I remember a girl that we gave her her dress for prom… Now, she wanted a dress for prom, and it needed something. And so we said, “Oh, can you come back next week? We’re going to fix something for you.” And she was like, “Well.” It was close to Easter, and she was like, “Well, when would I get it?” “Well, when do you need it?” Her prom was in May. And she was like, “Well, I was kind of hoping to wear it for Easter, too.” And I was like, “Oh, okay, okay. We’ll have it ready. We’ll have it ready next week.”

And she came back, and she got some pictures taken for Easter, and then of course she wore it to prom. We try not to do them too much in advance of prom, and the reason why… A girl came in and got her dress, looked gorgeous. It was exactly what she wanted. She knew. When she came through the door, she knew exactly what she wanted. And she got what she wanted. She took everything, and it was in advance of prom. And I said to her, “Geez, we don’t usually do them this far in advance.”

But she was like, “Oh, no, I really want it.” I said, “Okay.” So we did. Unfortunately, her father passed away shortly after. It was just an accident, and he passed away. And then she gained a lot of weight, and by the time prom came, we had to totally refit her so that she could actually go, because her life just changed so much. And nobody saw that coming. So we do try to tell the girls, “If you can come closer to prom, that would probably be the best.”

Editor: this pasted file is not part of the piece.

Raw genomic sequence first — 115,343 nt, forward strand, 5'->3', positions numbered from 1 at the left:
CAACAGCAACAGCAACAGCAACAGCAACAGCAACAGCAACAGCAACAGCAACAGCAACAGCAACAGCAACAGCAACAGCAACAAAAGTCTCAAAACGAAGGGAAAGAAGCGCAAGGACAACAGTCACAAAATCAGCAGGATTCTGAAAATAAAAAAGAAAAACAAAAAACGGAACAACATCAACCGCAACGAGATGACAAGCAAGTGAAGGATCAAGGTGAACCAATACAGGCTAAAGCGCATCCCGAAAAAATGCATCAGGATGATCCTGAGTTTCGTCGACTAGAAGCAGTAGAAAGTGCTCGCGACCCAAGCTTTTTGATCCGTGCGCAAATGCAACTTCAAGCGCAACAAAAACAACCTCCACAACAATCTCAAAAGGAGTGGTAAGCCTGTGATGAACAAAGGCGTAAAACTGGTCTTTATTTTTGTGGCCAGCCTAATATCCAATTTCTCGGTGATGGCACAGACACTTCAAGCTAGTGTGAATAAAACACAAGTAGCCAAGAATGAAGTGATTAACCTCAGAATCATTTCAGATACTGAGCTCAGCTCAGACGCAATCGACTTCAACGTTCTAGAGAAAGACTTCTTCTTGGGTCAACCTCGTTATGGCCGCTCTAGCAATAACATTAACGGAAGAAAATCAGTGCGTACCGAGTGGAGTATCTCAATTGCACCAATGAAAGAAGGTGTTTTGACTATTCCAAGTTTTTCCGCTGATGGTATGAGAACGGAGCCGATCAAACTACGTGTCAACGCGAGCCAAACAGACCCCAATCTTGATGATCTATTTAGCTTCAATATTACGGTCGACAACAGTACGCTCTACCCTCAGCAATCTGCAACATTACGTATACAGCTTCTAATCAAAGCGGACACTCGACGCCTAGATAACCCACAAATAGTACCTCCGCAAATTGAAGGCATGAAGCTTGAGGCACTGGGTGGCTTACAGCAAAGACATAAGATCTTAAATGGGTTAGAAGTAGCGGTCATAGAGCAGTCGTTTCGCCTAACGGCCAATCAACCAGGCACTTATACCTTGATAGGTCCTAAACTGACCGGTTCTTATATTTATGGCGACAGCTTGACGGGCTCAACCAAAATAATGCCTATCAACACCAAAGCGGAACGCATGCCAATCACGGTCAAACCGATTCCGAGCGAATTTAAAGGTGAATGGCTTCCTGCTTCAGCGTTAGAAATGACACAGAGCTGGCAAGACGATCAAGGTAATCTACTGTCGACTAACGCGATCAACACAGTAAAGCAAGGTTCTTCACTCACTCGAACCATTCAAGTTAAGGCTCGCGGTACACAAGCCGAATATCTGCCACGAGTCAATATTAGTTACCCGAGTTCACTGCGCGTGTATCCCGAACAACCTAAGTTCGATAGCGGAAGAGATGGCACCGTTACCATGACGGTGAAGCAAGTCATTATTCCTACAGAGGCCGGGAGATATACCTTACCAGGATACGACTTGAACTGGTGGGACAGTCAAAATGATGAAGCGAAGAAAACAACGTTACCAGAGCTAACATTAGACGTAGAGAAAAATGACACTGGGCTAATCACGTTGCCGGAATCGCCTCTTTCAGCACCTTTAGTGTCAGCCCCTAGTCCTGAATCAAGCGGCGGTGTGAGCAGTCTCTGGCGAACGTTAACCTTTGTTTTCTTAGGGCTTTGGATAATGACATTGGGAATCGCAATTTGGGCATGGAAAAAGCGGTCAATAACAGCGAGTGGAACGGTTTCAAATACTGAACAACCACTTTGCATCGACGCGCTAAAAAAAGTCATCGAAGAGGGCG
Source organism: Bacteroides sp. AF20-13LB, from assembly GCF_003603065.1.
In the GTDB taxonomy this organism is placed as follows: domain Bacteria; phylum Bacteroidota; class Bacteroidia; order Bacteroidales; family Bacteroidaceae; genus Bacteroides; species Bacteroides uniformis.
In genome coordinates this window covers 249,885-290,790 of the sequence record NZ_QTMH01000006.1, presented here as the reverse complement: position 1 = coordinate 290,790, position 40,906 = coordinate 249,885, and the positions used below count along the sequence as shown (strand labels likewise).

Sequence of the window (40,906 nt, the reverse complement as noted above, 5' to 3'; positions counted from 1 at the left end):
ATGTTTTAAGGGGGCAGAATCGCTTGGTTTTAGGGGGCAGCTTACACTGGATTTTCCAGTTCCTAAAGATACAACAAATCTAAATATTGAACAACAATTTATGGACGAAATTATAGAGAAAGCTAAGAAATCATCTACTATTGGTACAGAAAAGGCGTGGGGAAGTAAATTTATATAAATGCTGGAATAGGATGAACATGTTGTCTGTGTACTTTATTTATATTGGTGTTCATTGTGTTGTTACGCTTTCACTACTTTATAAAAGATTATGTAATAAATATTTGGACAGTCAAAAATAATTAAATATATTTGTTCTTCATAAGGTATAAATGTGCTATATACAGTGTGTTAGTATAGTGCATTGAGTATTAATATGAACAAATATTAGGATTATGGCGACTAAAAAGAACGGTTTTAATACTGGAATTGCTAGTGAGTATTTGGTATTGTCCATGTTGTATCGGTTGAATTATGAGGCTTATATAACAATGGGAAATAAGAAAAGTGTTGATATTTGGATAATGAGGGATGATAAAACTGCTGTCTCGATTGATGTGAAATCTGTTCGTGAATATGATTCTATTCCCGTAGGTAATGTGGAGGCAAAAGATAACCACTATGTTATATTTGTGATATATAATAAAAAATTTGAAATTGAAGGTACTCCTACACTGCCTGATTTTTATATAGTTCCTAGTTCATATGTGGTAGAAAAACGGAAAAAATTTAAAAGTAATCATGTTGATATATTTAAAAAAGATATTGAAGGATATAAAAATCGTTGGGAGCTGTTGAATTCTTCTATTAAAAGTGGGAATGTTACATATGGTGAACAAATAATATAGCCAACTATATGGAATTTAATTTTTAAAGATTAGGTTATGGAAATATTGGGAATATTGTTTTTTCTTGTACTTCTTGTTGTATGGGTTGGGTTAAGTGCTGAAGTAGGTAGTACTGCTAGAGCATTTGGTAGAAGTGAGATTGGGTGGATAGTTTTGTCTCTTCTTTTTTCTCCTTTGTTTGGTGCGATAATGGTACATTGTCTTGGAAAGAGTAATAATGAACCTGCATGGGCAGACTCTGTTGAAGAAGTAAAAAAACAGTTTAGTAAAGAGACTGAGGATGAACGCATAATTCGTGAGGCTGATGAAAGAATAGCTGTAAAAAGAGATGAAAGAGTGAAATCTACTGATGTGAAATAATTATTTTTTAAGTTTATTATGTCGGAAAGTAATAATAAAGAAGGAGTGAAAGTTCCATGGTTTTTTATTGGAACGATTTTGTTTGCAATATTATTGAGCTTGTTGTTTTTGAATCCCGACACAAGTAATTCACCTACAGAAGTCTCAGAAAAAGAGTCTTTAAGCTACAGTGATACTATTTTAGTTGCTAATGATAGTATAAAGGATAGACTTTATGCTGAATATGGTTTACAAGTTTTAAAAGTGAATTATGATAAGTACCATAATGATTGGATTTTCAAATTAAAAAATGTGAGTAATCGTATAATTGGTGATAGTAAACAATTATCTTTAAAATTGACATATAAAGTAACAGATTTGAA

Jennifer Sakowski:

Yeah. So much of your story and so much of what you do comes from that experience, right?

Angela Rose O’Brien:

Mm-hmm (affirmative).

Jennifer Sakowski:

As they come in, that you give them this experience not only to get fitted, but you love on them. And then the global pandemic happened. And let’s talk about, what were you facing when we were forced to shut down?

Angela Rose O’Brien:

Well, we pay rent every month. And people say to me, “Well, where you are getting this money to pay rent?” And I said, “By the goodness of people just like the folks that are listening today.” Oftentimes, we hear stories of mothers that they couldn’t afford to go to prom, but they really appreciate that their girls can go. And so oftentimes they will give us monetary donations, which we do take on the website.

And we were paying rent every month in 2020, and there were no events, so no one was coming in, and nobody was needing our services. So I was like, oh my gosh. This is crazy that I’m spending this money for this rent, and we’re not giving anybody anything. So I started making some calls. And I felt that other organizations, if we could partner with them, maybe we could help them do some things during 2020, is what we started with.